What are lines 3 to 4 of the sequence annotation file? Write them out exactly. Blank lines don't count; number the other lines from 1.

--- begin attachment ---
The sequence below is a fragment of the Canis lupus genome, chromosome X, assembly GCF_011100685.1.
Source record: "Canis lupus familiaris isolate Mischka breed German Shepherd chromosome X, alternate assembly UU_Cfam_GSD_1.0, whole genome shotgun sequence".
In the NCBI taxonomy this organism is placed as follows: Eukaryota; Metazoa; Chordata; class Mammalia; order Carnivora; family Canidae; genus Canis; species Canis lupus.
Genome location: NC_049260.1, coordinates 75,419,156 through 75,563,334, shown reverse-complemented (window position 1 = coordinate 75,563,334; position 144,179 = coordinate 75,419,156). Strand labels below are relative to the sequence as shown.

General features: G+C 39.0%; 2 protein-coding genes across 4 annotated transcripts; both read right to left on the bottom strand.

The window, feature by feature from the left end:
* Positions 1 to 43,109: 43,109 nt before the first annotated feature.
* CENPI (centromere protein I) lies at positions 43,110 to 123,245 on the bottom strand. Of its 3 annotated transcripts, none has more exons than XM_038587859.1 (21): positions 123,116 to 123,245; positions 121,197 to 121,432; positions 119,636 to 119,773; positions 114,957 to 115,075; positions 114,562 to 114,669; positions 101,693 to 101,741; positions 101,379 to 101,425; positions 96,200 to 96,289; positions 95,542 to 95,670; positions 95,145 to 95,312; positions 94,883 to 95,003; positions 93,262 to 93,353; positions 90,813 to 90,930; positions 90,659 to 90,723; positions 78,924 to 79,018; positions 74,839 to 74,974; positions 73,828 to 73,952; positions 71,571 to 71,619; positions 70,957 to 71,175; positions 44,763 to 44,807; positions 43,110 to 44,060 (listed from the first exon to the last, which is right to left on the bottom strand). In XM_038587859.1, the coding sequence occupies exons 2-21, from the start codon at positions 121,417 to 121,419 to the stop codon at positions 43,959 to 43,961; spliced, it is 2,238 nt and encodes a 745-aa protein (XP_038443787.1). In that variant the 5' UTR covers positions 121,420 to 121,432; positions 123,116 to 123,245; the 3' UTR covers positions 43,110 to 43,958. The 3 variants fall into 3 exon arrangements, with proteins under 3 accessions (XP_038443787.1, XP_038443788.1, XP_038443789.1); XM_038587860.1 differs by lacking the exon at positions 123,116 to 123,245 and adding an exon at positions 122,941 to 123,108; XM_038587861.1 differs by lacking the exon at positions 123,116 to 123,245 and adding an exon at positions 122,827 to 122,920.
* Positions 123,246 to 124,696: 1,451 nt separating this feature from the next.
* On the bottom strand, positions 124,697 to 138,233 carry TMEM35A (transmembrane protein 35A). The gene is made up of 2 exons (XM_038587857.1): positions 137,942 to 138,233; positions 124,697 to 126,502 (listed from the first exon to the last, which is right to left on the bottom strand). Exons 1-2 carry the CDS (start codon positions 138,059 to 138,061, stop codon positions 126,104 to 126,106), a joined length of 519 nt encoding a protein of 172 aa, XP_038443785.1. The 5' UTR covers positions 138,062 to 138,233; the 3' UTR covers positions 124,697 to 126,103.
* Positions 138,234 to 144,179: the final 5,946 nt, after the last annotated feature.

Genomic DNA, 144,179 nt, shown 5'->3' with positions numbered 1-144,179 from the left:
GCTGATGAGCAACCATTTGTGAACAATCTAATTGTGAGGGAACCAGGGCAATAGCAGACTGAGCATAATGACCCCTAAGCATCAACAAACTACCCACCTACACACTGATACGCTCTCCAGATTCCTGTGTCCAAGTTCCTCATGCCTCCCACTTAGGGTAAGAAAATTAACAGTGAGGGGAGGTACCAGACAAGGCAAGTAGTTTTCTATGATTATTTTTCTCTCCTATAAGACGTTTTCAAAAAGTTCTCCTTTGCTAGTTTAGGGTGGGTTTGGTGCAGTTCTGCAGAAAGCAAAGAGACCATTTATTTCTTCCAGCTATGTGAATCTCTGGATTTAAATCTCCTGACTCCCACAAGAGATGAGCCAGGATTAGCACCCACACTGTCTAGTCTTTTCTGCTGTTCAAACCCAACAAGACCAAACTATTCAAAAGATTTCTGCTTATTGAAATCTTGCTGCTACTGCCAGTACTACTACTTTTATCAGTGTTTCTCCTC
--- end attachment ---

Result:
In the NCBI taxonomy this organism is placed as follows: Eukaryota; Metazoa; Chordata; class Mammalia; order Carnivora; family Canidae; genus Canis; species Canis lupus.
Genome location: NC_049260.1, coordinates 75,419,156 through 75,563,334, shown reverse-complemented (window position 1 = coordinate 75,563,334; position 144,179 = coordinate 75,419,156). Strand labels below are relative to the sequence as shown.